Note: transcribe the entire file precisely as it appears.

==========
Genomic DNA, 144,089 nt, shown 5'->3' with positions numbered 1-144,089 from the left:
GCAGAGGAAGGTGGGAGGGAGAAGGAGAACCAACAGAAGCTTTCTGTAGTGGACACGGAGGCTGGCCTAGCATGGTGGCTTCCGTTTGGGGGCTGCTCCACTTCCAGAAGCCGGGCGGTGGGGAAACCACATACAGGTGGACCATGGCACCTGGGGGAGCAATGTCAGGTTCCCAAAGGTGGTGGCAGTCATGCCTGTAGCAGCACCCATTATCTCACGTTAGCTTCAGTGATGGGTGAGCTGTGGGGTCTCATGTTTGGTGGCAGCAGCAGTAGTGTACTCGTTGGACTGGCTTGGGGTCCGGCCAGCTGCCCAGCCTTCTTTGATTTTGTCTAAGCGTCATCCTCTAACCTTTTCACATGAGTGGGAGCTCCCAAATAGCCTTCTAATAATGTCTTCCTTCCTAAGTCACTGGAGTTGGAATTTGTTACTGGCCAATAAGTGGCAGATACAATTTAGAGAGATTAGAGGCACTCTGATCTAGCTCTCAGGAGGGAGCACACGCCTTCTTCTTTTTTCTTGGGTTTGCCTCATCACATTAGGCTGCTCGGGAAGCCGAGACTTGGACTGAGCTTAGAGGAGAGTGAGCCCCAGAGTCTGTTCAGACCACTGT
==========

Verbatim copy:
Genomic DNA, 144,089 nt, shown 5'->3' with positions numbered 1-144,089 from the left:
GCAGAGGAAGGTGGGAGGGAGAAGGAGAACCAACAGAAGCTTTCTGTAGTGGACACGGAGGCTGGCCTAGCATGGTGGCTTCCGTTTGGGGGCTGCTCCACTTCCAGAAGCCGGGCGGTGGGGAAACCACATACAGGTGGACCATGGCACCTGGGGGAGCAATGTCAGGTTCCCAAAGGTGGTGGCAGTCATGCCTGTAGCAGCACCCATTATCTCACGTTAGCTTCAGTGATGGGTGAGCTGTGGGGTCTCATGTTTGGTGGCAGCAGCAGTAGTGTACTCGTTGGACTGGCTTGGGGTCCGGCCAGCTGCCCAGCCTTCTTTGATTTTGTCTAAGCGTCATCCTCTAACCTTTTCACATGAGTGGGAGCTCCCAAATAGCCTTCTAATAATGTCTTCCTTCCTAAGTCACTGGAGTTGGAATTTGTTACTGGCCAATAAGTGGCAGATACAATTTAGAGAGATTAGAGGCACTCTGATCTAGCTCTCAGGAGGGAGCACACGCCTTCTTCTTTTTTCTTGGGTTTGCCTCATCACATTAGGCTGCTCGGGAAGCCGAGACTTGGACTGAGCTTAGAGGAGAGTGAGCCCCAGAGTCTGTTCAGACCACTGT